Well, I'm glad to know that you are now on your way to Antartica! Funny story for you-- I'm a TrailBlazer so I give weekly campus tours, and one of the great things that we tell prospective students and their families about NS&M is the research that you do in Antarctica. I suppose I got confused when I heard the news about your cruise next January and was thinking that you were headed to Antarctica in January of 2004. Anyhow, one Monday early in this spring semester I led a tour through Campbell Hall, and I had just finished telling them about the great professors in NS&M and the opportunities for student research, that you studied marine polar ecology in Antarctica and you were there at that very moment doing research, you have a point named after you in Antarctica, and that your journal and photos were on UAB's website so that everyone can "experience" the trip --and at that moment I looked up and saw you and Dr. Marion walk by the tour group and start up the stairs. Having just told this group that you were in Antarctica, I was speechless. With a deer-in-the-headlight look, I just hoped that you wouldn't come over to the tour group and introduce yourself!! So I am glad to know now that you are really and truly in Antarctica! It was a funny moment. Anyhow, prospective students and their parents are very impressed to hear about your work - it is something great that makes NS&M and UAB in general to stand out. Have fun, and when you come back to Birmingham and see a tour group in Campbell Hall, please stop by and introduce yourself!
Go Blazers!
Roz Farmer

From J McClintock, Posted On 4/9/2004 12:30:39 AM

Roz - What a delight to have your message waiting for me this glorious morninig in Antarctica. The wind died last night and the sea is glassy and smooth. This is certainly a sign that our dive team will be heading out after breakfast to dive off the nearby snow covered islands to make collections of marine sponges for our ongoing studies of their chemical ecology. I am so honored to be included in the briefs that you and our cadre of outstanding UAB Trailblazers provide to visiting prospective students and their families. You know, sometimes I have stopped to welcome these students and their families to UAB. Good thing I didn't choose to do so that early Monday morning last spring semester! Anyway, a big thank you all the way from Antarctica for all you do to represent our university with such distinction and pizazz! Top notch students such as yourself make it so rewarding to be a teacher and researcher at UAB. Enjoy your spring and stop by now and again to check out our Antarctic journal entries and photos. And on your tours please do invite our prospective students and their families to join us as well! Cheers - Jim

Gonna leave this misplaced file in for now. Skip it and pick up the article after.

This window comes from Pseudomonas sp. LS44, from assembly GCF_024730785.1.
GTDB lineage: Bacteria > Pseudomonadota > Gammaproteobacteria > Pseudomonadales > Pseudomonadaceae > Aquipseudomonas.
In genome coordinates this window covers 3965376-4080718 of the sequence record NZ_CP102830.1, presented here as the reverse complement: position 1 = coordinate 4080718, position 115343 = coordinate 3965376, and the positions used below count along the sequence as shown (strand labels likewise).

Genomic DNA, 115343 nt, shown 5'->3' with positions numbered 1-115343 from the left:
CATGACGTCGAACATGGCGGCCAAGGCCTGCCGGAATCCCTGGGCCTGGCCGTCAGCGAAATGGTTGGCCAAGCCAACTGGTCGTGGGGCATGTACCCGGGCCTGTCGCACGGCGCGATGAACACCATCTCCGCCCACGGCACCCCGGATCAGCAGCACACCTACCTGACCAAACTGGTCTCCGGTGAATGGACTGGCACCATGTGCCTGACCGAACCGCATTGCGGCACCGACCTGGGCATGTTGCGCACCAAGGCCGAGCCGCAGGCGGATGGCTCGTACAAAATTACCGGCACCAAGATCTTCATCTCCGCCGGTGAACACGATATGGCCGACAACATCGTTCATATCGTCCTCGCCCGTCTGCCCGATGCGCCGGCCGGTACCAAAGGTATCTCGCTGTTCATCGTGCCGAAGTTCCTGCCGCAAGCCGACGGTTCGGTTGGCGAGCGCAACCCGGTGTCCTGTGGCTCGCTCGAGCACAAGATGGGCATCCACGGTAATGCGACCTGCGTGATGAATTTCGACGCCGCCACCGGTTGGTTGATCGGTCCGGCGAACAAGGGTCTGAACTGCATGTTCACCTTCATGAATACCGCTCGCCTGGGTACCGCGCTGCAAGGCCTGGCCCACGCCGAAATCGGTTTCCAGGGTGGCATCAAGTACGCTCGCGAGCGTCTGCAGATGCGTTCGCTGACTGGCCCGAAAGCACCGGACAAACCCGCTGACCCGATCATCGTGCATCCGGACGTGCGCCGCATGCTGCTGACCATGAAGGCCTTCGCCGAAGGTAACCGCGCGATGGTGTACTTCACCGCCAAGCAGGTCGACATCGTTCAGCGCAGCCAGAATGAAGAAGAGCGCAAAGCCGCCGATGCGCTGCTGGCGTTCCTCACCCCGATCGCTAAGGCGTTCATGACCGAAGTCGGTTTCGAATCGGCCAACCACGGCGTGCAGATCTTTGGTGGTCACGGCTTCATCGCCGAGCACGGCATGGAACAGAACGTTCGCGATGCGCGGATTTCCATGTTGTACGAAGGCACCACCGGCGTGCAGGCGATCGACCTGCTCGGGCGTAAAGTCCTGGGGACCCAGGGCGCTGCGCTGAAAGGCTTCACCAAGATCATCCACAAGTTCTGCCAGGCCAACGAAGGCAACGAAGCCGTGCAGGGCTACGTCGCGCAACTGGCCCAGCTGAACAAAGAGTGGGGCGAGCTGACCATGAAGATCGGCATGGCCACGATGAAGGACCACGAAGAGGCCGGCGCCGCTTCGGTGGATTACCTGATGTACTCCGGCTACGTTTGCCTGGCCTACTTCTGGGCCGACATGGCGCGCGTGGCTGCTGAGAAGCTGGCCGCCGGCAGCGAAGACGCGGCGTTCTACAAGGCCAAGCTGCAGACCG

Re: Whale SongDavianta4/12/2004 1:13:01 PM

My teacher read us your journal about whale songs. What kinds of whales have you seen around Antarctica? Did you ever see a blue whale? Does a whale have any enemies? Thank you for answering my questions.

From J McClintock, Posted On 4/12/2004 1:13:02 PM

Hi Davianta! Great to hear from you! I have seen several different kinds of whales here in Antarctica. These include Minke whales, Sperm whales, Humpback whales, and Killer whales (although you know Killer whales are not true whales). I have never seen a Blue whale here in Antarctica but years ago when I was teaching a college course in biological oceanography I took my students out on a boat in Monterey Bay, California. We had a 100 foot Blue whale swim right under our boat! Whales do indeed have enemies. For example, Killer whales can attack and kill other whales. They hunt in groups, almost like wolves, and can even kill whales bigger than they are. Hope this answers your questions. Cheers from Antarctica! Jim

Re: Whale SongVicki Marion4/13/2004 12:00:37 PM

Just wanted to say hello! By now you should be on land. The temp here now is 41. That is a little cooler than expected. Suppose to warm up by the weekend. Hello to the rest of the UAB gang. Ken met with the Bahamas class last night.

From J McClintock, Posted On 4/13/2004 12:00:39 PM

Hi Vicki! Great to hear from you on this snowy Antarctic day. The snow started early this morning and this afternoon we have at least 3 inches on the ground! It is beautiful out... clean and sparkling. 41 degrees! Wow I had suspected that the south would have warmed up beyond that by now. I knew that Ken had met last night with our UAB Tropical Ecology college students. Our return to teach in the Bahamas this June will be a nice shift from the balance of snow and ice! Thanks for touching bases. Cheers, Jim

Re: Whale SongKelly Young4/22/2004 10:21:57 AM

Dr. McClintock, Do whales ever seem to notice people or boats? You said a blue whale once went under a boat you were on. Would it go under a ship? What happens to whales when they die?

From J McClintock, Posted On 4/22/2004 10:21:59 AM

Hi Kelly, Great questions about whales! I am sure that whales know we are there when we are near them. They will sometimes come over to visit us, probably out of curiosity. They are gentle giants and mean no harm when they do visit. It can be pretty exciting when they do visit. Last summer my wife, Ferne, and my daughter, Jamie, went out on a whale watching trip off San Juan Island near Seattle. They saw Killer Whales in the distance and were thrilled when one literally came under their little boat chasing a salmon. It stayed for several minutes while the tourists on board screamed in delight, running back and forth to see the whale. Then, just before departing, when everyone was leaning far off the side just over the back of the whale, it blew water out its spout right into the faces of everyone above. They were soaked! I bet you the whale knew exactly what it was doing! Whales would likely avoid passing under a moving ship, but if they did it would likely be deep enough not to get hit! When whales die their bodies decompose and the nutrients and minerals are returned to the sea where they are used by other animals and plants. This is part of the cycle of life! Thanks for sending your questions! Cheers, Jim.

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The researchers completed their expedition in May 2004. Feel free to search this site for their archived journals and responses to questions.